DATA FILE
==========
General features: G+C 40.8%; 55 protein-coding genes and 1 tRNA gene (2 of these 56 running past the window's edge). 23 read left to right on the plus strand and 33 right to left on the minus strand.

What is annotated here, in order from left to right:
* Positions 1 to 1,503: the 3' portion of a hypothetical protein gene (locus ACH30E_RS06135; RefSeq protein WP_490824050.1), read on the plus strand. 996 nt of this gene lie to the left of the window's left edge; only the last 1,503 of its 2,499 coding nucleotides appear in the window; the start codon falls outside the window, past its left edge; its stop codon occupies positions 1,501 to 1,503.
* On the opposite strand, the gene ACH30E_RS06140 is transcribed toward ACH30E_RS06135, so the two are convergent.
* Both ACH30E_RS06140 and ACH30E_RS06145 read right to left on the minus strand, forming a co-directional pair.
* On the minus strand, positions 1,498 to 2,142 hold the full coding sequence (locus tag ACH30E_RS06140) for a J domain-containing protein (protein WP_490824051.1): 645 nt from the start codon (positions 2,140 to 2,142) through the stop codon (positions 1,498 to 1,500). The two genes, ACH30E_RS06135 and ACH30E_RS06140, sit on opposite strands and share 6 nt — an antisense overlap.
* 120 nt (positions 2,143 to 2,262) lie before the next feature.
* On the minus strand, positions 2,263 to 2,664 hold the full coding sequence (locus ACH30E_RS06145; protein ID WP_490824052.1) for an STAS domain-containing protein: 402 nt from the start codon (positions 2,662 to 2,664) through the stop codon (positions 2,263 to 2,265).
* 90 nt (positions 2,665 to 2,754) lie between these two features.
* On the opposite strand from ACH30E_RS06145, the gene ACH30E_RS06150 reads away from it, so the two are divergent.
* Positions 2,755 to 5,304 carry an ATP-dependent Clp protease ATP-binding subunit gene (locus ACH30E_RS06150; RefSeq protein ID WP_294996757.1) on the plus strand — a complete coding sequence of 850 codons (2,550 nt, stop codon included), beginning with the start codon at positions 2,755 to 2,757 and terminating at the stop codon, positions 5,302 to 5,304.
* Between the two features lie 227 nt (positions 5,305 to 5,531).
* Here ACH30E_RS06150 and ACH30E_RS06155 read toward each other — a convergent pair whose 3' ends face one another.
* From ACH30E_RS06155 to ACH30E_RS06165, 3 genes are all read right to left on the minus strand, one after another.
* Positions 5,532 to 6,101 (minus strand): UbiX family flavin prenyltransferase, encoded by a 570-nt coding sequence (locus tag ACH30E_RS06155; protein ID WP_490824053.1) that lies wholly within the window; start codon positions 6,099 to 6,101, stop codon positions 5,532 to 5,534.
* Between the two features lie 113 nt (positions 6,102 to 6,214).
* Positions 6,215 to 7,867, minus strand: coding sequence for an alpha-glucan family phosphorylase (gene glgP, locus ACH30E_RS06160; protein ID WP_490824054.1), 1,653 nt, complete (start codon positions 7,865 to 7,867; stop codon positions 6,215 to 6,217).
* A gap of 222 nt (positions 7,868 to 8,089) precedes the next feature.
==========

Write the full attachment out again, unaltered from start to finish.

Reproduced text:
General features: G+C 40.8%; 55 protein-coding genes and 1 tRNA gene (2 of these 56 running past the window's edge). 23 read left to right on the plus strand and 33 right to left on the minus strand.

What is annotated here, in order from left to right:
* Positions 1 to 1,503: the 3' portion of a hypothetical protein gene (locus ACH30E_RS06135; RefSeq protein WP_490824050.1), read on the plus strand. 996 nt of this gene lie to the left of the window's left edge; only the last 1,503 of its 2,499 coding nucleotides appear in the window; the start codon falls outside the window, past its left edge; its stop codon occupies positions 1,501 to 1,503.
* On the opposite strand, the gene ACH30E_RS06140 is transcribed toward ACH30E_RS06135, so the two are convergent.
* Both ACH30E_RS06140 and ACH30E_RS06145 read right to left on the minus strand, forming a co-directional pair.
* On the minus strand, positions 1,498 to 2,142 hold the full coding sequence (locus tag ACH30E_RS06140) for a J domain-containing protein (protein WP_490824051.1): 645 nt from the start codon (positions 2,140 to 2,142) through the stop codon (positions 1,498 to 1,500). The two genes, ACH30E_RS06135 and ACH30E_RS06140, sit on opposite strands and share 6 nt — an antisense overlap.
* 120 nt (positions 2,143 to 2,262) lie before the next feature.
* On the minus strand, positions 2,263 to 2,664 hold the full coding sequence (locus ACH30E_RS06145; protein ID WP_490824052.1) for an STAS domain-containing protein: 402 nt from the start codon (positions 2,662 to 2,664) through the stop codon (positions 2,263 to 2,265).
* 90 nt (positions 2,665 to 2,754) lie between these two features.
* On the opposite strand from ACH30E_RS06145, the gene ACH30E_RS06150 reads away from it, so the two are divergent.
* Positions 2,755 to 5,304 carry an ATP-dependent Clp protease ATP-binding subunit gene (locus ACH30E_RS06150; RefSeq protein ID WP_294996757.1) on the plus strand — a complete coding sequence of 850 codons (2,550 nt, stop codon included), beginning with the start codon at positions 2,755 to 2,757 and terminating at the stop codon, positions 5,302 to 5,304.
* Between the two features lie 227 nt (positions 5,305 to 5,531).
* Here ACH30E_RS06150 and ACH30E_RS06155 read toward each other — a convergent pair whose 3' ends face one another.
* From ACH30E_RS06155 to ACH30E_RS06165, 3 genes are all read right to left on the minus strand, one after another.
* Positions 5,532 to 6,101 (minus strand): UbiX family flavin prenyltransferase, encoded by a 570-nt coding sequence (locus tag ACH30E_RS06155; protein ID WP_490824053.1) that lies wholly within the window; start codon positions 6,099 to 6,101, stop codon positions 5,532 to 5,534.
* Between the two features lie 113 nt (positions 6,102 to 6,214).
* Positions 6,215 to 7,867, minus strand: coding sequence for an alpha-glucan family phosphorylase (gene glgP, locus ACH30E_RS06160; protein ID WP_490824054.1), 1,653 nt, complete (start codon positions 7,865 to 7,867; stop codon positions 6,215 to 6,217).
* A gap of 222 nt (positions 7,868 to 8,089) precedes the next feature.